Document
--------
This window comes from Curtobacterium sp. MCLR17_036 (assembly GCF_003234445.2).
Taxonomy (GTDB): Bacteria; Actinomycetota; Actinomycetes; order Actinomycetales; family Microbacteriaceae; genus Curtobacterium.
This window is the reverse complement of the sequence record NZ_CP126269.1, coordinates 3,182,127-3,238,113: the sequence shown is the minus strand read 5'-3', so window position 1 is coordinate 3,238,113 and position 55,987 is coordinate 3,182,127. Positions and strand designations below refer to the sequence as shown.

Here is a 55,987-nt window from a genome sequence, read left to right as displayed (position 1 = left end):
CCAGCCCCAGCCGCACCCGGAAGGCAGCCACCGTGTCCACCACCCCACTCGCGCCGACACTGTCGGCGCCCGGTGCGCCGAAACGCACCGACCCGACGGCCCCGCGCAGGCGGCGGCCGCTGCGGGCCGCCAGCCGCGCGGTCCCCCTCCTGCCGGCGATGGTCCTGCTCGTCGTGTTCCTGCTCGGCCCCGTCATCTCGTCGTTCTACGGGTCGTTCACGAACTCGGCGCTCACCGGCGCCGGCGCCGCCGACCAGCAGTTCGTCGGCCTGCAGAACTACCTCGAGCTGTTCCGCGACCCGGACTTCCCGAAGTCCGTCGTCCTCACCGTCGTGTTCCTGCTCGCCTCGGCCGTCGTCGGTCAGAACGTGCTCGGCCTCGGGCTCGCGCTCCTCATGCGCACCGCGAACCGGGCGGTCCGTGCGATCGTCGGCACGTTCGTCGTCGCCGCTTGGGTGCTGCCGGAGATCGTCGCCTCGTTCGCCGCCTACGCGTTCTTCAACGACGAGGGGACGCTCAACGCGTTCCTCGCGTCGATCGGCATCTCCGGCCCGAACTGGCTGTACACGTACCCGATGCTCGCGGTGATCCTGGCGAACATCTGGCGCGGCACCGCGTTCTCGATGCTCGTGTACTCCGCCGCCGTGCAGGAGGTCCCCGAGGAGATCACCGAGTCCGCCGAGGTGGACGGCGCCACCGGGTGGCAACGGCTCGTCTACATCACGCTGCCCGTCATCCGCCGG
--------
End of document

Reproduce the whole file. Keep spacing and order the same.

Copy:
This window comes from Curtobacterium sp. MCLR17_036 (assembly GCF_003234445.2).
Taxonomy (GTDB): Bacteria; Actinomycetota; Actinomycetes; order Actinomycetales; family Microbacteriaceae; genus Curtobacterium.
This window is the reverse complement of the sequence record NZ_CP126269.1, coordinates 3,182,127-3,238,113: the sequence shown is the minus strand read 5'-3', so window position 1 is coordinate 3,238,113 and position 55,987 is coordinate 3,182,127. Positions and strand designations below refer to the sequence as shown.

Here is a 55,987-nt window from a genome sequence, read left to right as displayed (position 1 = left end):
CCAGCCCCAGCCGCACCCGGAAGGCAGCCACCGTGTCCACCACCCCACTCGCGCCGACACTGTCGGCGCCCGGTGCGCCGAAACGCACCGACCCGACGGCCCCGCGCAGGCGGCGGCCGCTGCGGGCCGCCAGCCGCGCGGTCCCCCTCCTGCCGGCGATGGTCCTGCTCGTCGTGTTCCTGCTCGGCCCCGTCATCTCGTCGTTCTACGGGTCGTTCACGAACTCGGCGCTCACCGGCGCCGGCGCCGCCGACCAGCAGTTCGTCGGCCTGCAGAACTACCTCGAGCTGTTCCGCGACCCGGACTTCCCGAAGTCCGTCGTCCTCACCGTCGTGTTCCTGCTCGCCTCGGCCGTCGTCGGTCAGAACGTGCTCGGCCTCGGGCTCGCGCTCCTCATGCGCACCGCGAACCGGGCGGTCCGTGCGATCGTCGGCACGTTCGTCGTCGCCGCTTGGGTGCTGCCGGAGATCGTCGCCTCGTTCGCCGCCTACGCGTTCTTCAACGACGAGGGGACGCTCAACGCGTTCCTCGCGTCGATCGGCATCTCCGGCCCGAACTGGCTGTACACGTACCCGATGCTCGCGGTGATCCTGGCGAACATCTGGCGCGGCACCGCGTTCTCGATGCTCGTGTACTCCGCCGCCGTGCAGGAGGTCCCCGAGGAGATCACCGAGTCCGCCGAGGTGGACGGCGCCACCGGGTGGCAACGGCTCGTCTACATCACGCTGCCCGTCATCCGCCGG